CANADA FX DEBT-C$ makes subdued gains as oil rallies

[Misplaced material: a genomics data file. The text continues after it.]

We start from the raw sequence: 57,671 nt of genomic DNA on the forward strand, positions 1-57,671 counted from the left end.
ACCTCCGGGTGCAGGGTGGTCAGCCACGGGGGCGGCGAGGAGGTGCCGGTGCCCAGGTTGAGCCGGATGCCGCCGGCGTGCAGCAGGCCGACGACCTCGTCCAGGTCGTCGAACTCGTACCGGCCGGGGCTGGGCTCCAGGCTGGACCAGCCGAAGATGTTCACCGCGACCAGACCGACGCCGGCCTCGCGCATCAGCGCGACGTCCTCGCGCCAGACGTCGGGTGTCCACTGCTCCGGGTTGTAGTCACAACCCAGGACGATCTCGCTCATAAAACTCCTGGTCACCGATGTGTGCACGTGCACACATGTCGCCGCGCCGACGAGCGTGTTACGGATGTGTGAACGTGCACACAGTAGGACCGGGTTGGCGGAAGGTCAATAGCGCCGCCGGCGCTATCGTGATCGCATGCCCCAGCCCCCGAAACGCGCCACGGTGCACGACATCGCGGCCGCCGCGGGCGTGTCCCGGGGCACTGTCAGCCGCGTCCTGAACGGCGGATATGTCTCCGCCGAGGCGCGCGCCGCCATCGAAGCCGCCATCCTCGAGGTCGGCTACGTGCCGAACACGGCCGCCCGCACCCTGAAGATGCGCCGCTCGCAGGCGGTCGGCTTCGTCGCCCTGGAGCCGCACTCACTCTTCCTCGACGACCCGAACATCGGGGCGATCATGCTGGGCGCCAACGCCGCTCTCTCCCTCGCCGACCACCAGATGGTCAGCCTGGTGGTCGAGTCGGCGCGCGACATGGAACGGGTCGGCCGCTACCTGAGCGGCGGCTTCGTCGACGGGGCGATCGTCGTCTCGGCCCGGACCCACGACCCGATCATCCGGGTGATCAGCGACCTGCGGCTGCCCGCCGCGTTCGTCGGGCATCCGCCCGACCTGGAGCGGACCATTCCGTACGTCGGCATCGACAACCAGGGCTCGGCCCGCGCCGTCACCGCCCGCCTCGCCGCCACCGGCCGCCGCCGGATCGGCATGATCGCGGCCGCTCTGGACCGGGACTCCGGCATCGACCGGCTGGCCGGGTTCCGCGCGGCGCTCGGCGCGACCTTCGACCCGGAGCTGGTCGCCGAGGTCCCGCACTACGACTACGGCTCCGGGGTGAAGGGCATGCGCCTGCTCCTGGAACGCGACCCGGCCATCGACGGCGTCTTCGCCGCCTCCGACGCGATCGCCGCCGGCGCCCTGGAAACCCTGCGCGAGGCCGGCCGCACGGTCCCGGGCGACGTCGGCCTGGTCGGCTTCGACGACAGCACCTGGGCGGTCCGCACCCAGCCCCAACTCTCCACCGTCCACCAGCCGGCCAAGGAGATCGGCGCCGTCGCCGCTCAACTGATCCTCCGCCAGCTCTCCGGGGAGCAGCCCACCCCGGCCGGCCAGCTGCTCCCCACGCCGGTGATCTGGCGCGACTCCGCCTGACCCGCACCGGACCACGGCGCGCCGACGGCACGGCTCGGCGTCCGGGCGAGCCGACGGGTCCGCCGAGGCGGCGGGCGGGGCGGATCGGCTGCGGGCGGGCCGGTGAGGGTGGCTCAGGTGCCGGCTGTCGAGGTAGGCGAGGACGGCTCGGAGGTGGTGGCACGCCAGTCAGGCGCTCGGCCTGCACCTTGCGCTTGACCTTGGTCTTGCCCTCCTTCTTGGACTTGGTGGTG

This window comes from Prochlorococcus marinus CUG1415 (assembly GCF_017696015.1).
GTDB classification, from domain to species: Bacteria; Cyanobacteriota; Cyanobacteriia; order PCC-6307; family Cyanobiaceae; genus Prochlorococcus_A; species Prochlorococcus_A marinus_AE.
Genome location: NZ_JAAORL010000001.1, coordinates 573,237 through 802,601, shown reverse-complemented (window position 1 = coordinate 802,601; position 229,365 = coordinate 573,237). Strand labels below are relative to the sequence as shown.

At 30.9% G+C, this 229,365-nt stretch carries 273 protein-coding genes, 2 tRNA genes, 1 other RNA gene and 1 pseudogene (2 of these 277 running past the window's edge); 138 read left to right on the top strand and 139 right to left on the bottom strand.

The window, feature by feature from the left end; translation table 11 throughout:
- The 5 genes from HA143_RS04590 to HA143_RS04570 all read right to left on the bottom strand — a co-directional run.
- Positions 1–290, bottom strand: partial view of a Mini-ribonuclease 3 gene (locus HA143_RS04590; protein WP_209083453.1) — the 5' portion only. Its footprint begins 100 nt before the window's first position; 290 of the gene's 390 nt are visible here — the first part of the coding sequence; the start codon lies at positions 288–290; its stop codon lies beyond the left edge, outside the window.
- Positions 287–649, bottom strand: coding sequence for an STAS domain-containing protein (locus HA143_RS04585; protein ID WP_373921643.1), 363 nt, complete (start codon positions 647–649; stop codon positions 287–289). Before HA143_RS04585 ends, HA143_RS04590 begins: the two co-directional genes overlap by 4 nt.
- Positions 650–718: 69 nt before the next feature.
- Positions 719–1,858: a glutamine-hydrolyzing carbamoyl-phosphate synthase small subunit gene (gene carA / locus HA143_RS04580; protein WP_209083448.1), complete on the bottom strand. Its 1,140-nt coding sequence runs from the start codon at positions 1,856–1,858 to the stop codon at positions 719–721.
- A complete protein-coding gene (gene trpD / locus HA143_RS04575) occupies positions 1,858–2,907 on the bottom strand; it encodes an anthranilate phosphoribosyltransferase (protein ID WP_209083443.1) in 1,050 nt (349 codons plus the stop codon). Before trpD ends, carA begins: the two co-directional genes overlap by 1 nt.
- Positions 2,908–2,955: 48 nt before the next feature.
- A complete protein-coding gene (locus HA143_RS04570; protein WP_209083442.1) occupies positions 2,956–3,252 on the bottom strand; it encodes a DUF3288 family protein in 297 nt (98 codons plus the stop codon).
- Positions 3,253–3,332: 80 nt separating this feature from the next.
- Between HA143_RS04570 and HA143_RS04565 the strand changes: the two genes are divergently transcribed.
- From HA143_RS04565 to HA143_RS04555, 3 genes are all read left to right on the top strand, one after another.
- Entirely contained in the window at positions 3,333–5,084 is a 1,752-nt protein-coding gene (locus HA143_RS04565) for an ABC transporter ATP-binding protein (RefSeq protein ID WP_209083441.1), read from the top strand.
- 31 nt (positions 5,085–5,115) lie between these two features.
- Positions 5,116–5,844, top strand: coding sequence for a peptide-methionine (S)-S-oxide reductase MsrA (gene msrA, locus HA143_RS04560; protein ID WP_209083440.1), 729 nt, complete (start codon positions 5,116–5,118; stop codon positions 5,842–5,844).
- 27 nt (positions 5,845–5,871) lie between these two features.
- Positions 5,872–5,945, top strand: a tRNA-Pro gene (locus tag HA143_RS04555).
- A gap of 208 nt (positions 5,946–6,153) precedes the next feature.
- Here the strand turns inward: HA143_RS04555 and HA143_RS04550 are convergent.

(Adds trader comment, updates prices to close) * Canadian dollar ends at C$1.2896, or 77.54 U.S. cents * Bond prices lower across the maturity curve By Alastair Sharp TORONTO, May 16 (Reuters) - The Canadian dollar made small gains against its U.S. counterpart on Monday as oil rallied to a six-month high and as Canadian home sales rose in April to their highest level ever. The commodity-linked currency had a subdued reaction to oil prices rising amid increasing output disruptions in Nigeria and after Goldman Sachs said a near-two-year glut in the market had ended and flipped to a deficit. "The question over this week is will the Canadian dollar play catch-up to oil or will the trend continue in favor of the U.S. data and the U.S. dollar," said Blake Jespersen, managing director for foreign exchange sales at BMO Capital Markets. He said the currency pair could move on Canadian and U.S. inflation data this week and Wednesday's release of minutes from the U.S. Federal Reserve's policy-setting committee. The U.S.-Canada dollar pair has recently traded in a C$1.28-C$1.30 range after the loonie got to as strong as C$1.2461 in early May. Domestic manufacturing, wholesale trade and retail sales data for March is also due this week. The Canadian dollar ended the session trading at C$1.2896 to the greenback, or 77.54 U.S. cents, stronger than Friday's close of C$1.2935, or 77.31 U.S. cents. Jespersen said the pair will likely breach resistance at C$1.30 to hit C$1.32 in the near-term as the Alberta wildfire hits May GDP data and especially if the Fed's minutes show a willingness to hike earlier rather than later. The Canadian currency should improve over a six-to-nine-month timeframe as oil prices rise further and the Bank of Canada gets closer to hiking its interest rate, he said. Sales of existing Canadian homes rose in April from March, even as activity in the two largest markets, Toronto and Vancouver, appears to have peaked, a report from the Canadian Real Estate Association showed. Meanwhile, speculators have increased bullish bets on the loonie, Commodity Futures Trading Commission data showed. Canadian government bond prices were lower across the maturity curve, with the two-year price down 3 Canadian cents to yield 0.567 percent and the benchmark 10-year declining 33 Canadian cents to yield 1.311 percent. The 10-year yield on Friday hit its lowest point in more than three weeks at 1.265 percent. (Additional reporting by Fergal Smith; Editing by Bernadette Baum and Diane Craft)
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